State and Local Minimum Wages – Iowa

GOP’s minimum wage rollback headed to Branstad’s desk, By William Petroski, March 27, 2017, Des Moines Register: “The Iowa Senate gave final approval Monday to a bill that freezes the state’s minimum wage at $7.25 an hour, although Democrats angrily denounced the bill, accusing Republicans of failing to support poor Iowans. House File 295 rolls back minimum wage increases already approved in four counties, including Polk, Johnson, Linn and Wapello. In addition, Lee County supervisors have been in the process of approving a minimum wage hike…”

Medicaid Privatization – Iowa

Medicaid firms spending less on care for Iowa’s poor, disabled, By Tony Leys, March 15, 2017, Des Moines Register: “The three private firms running Iowa’s Medicaid program have found ways to trim spending on care for the poor or disabled Iowans they cover, a new report suggests. But all three continue to lose tens of millions of dollars on the controversial project.  The companies’ per-member monthly spending on health care for adults fell by as much as 28 percent from the three months ending in September 2016 to the three months ending in December 2016, the new report shows…”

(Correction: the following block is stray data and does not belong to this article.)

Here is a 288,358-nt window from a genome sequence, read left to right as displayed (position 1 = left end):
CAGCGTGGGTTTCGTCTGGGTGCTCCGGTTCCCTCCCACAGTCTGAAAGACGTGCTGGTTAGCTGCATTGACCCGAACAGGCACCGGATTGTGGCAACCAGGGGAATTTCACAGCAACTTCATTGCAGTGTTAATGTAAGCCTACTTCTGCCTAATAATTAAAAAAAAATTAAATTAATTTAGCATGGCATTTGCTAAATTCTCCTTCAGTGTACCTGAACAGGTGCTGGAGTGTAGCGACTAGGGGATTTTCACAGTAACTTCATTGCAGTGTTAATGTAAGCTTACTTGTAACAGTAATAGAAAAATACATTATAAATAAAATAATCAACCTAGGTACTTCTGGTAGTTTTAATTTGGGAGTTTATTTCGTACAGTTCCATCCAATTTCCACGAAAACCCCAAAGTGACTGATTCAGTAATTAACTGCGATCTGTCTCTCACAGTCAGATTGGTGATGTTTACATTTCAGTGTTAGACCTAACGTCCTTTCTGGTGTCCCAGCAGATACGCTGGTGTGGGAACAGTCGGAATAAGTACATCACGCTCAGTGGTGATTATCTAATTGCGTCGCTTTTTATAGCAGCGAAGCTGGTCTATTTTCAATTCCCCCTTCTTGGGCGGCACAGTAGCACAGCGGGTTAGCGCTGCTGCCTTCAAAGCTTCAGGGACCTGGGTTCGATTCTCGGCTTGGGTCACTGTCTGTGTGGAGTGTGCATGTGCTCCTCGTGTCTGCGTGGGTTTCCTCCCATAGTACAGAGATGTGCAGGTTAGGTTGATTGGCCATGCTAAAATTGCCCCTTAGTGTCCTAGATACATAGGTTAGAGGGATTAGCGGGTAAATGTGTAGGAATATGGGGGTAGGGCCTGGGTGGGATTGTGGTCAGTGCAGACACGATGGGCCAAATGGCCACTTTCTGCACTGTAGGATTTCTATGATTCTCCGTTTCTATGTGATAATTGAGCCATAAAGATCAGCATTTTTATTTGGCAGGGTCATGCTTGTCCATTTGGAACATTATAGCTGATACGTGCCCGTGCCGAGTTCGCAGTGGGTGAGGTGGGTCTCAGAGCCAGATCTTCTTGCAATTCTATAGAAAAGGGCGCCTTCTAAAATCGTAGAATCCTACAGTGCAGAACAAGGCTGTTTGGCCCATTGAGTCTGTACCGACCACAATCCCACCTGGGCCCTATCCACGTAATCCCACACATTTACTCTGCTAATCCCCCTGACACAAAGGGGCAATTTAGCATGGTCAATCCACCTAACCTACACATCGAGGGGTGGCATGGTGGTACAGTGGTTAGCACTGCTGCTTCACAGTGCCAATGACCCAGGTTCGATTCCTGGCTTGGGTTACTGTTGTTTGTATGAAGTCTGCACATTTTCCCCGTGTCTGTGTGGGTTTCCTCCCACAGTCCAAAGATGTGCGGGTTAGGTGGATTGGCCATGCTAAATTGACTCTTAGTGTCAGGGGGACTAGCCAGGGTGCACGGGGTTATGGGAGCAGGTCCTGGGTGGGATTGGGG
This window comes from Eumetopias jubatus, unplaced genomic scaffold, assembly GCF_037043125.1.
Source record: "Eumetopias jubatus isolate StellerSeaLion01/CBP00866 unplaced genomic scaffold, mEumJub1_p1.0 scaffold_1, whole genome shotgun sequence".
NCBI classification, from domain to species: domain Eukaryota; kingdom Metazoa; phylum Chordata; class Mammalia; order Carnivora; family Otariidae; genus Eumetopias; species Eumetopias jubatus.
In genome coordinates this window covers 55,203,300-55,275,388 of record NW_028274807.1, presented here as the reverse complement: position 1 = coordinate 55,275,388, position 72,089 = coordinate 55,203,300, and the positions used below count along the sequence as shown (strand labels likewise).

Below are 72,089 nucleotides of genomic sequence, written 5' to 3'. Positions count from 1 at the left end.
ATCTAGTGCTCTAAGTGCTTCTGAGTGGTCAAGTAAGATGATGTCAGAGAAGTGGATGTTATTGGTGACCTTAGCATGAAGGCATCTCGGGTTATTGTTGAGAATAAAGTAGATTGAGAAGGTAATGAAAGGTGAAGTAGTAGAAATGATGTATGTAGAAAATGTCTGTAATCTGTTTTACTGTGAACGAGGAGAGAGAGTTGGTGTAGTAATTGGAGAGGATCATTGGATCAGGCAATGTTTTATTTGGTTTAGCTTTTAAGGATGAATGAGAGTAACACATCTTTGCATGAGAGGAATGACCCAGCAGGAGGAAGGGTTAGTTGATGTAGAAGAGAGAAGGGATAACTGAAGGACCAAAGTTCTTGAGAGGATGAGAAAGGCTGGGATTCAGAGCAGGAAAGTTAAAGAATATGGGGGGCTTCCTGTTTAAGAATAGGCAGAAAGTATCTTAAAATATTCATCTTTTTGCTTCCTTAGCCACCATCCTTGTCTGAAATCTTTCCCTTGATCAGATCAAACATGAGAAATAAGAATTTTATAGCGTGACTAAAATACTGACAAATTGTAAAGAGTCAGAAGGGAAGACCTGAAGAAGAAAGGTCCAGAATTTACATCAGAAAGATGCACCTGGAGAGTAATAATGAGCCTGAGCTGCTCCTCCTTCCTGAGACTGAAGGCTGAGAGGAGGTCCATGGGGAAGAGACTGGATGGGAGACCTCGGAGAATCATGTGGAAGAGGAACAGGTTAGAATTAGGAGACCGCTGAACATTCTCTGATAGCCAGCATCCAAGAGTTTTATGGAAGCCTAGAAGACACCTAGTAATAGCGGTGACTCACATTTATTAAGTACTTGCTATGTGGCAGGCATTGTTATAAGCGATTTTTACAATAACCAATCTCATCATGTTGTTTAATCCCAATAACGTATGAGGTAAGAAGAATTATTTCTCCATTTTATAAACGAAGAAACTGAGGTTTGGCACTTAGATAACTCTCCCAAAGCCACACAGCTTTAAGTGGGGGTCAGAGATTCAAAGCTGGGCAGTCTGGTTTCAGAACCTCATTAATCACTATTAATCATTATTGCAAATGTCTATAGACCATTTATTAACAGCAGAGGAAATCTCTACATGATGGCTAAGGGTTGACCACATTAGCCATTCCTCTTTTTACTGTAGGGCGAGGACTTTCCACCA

State Minimum Wage – Iowa